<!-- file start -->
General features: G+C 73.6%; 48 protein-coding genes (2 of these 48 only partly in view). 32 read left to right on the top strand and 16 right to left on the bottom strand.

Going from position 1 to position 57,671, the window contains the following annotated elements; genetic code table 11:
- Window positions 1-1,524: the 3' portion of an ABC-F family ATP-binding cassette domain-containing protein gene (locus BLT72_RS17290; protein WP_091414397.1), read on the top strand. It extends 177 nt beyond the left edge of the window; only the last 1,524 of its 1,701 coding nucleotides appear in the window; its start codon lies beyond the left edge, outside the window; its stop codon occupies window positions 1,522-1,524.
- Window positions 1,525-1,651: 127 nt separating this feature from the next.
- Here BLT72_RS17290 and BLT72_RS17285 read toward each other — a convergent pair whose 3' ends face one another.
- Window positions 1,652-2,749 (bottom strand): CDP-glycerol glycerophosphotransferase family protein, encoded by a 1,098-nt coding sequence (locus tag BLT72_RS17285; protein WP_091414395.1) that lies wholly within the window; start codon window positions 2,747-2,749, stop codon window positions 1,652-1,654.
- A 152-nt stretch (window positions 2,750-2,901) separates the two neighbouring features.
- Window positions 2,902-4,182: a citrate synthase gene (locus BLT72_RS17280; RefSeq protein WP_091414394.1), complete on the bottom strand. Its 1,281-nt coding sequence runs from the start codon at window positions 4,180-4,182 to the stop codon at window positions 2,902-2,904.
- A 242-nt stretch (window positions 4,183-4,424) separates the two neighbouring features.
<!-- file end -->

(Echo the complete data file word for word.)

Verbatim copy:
General features: G+C 73.6%; 48 protein-coding genes (2 of these 48 only partly in view). 32 read left to right on the top strand and 16 right to left on the bottom strand.

Going from position 1 to position 57,671, the window contains the following annotated elements; genetic code table 11:
- Window positions 1-1,524: the 3' portion of an ABC-F family ATP-binding cassette domain-containing protein gene (locus BLT72_RS17290; protein WP_091414397.1), read on the top strand. It extends 177 nt beyond the left edge of the window; only the last 1,524 of its 1,701 coding nucleotides appear in the window; its start codon lies beyond the left edge, outside the window; its stop codon occupies window positions 1,522-1,524.
- Window positions 1,525-1,651: 127 nt separating this feature from the next.
- Here BLT72_RS17290 and BLT72_RS17285 read toward each other — a convergent pair whose 3' ends face one another.
- Window positions 1,652-2,749 (bottom strand): CDP-glycerol glycerophosphotransferase family protein, encoded by a 1,098-nt coding sequence (locus tag BLT72_RS17285; protein WP_091414395.1) that lies wholly within the window; start codon window positions 2,747-2,749, stop codon window positions 1,652-1,654.
- A 152-nt stretch (window positions 2,750-2,901) separates the two neighbouring features.
- Window positions 2,902-4,182: a citrate synthase gene (locus BLT72_RS17280; RefSeq protein WP_091414394.1), complete on the bottom strand. Its 1,281-nt coding sequence runs from the start codon at window positions 4,180-4,182 to the stop codon at window positions 2,902-2,904.
- A 242-nt stretch (window positions 4,183-4,424) separates the two neighbouring features.